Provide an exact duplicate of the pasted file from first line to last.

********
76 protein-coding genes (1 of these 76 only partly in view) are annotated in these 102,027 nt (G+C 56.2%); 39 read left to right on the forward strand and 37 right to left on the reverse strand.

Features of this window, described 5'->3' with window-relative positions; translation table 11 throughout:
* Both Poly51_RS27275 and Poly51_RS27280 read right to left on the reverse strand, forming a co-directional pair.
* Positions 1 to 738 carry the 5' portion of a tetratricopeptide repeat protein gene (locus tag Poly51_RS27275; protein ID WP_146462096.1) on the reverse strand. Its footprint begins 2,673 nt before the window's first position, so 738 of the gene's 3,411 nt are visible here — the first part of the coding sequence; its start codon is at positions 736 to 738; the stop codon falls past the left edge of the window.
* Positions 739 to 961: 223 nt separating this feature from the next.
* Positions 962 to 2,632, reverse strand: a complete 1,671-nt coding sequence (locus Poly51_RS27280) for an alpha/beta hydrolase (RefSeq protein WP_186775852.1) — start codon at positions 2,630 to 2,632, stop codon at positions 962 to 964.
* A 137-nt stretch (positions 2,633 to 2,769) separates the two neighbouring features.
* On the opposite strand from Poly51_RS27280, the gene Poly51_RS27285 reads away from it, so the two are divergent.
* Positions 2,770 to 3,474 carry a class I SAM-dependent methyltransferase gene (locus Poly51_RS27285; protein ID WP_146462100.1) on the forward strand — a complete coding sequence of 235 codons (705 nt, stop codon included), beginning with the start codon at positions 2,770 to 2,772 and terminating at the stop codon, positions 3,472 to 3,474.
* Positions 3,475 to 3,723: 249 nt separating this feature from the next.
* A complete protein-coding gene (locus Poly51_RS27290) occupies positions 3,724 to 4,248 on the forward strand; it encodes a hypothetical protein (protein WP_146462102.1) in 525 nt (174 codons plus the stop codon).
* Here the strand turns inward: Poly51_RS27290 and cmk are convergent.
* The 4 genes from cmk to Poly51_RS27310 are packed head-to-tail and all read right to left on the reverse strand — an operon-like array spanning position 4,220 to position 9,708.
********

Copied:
76 protein-coding genes (1 of these 76 only partly in view) are annotated in these 102,027 nt (G+C 56.2%); 39 read left to right on the forward strand and 37 right to left on the reverse strand.

Features of this window, described 5'->3' with window-relative positions; translation table 11 throughout:
* Both Poly51_RS27275 and Poly51_RS27280 read right to left on the reverse strand, forming a co-directional pair.
* Positions 1 to 738 carry the 5' portion of a tetratricopeptide repeat protein gene (locus tag Poly51_RS27275; protein ID WP_146462096.1) on the reverse strand. Its footprint begins 2,673 nt before the window's first position, so 738 of the gene's 3,411 nt are visible here — the first part of the coding sequence; its start codon is at positions 736 to 738; the stop codon falls past the left edge of the window.
* Positions 739 to 961: 223 nt separating this feature from the next.
* Positions 962 to 2,632, reverse strand: a complete 1,671-nt coding sequence (locus Poly51_RS27280) for an alpha/beta hydrolase (RefSeq protein WP_186775852.1) — start codon at positions 2,630 to 2,632, stop codon at positions 962 to 964.
* A 137-nt stretch (positions 2,633 to 2,769) separates the two neighbouring features.
* On the opposite strand from Poly51_RS27280, the gene Poly51_RS27285 reads away from it, so the two are divergent.
* Positions 2,770 to 3,474 carry a class I SAM-dependent methyltransferase gene (locus Poly51_RS27285; protein ID WP_146462100.1) on the forward strand — a complete coding sequence of 235 codons (705 nt, stop codon included), beginning with the start codon at positions 2,770 to 2,772 and terminating at the stop codon, positions 3,472 to 3,474.
* Positions 3,475 to 3,723: 249 nt separating this feature from the next.
* A complete protein-coding gene (locus Poly51_RS27290) occupies positions 3,724 to 4,248 on the forward strand; it encodes a hypothetical protein (protein WP_146462102.1) in 525 nt (174 codons plus the stop codon).
* Here the strand turns inward: Poly51_RS27290 and cmk are convergent.
* The 4 genes from cmk to Poly51_RS27310 are packed head-to-tail and all read right to left on the reverse strand — an operon-like array spanning position 4,220 to position 9,708.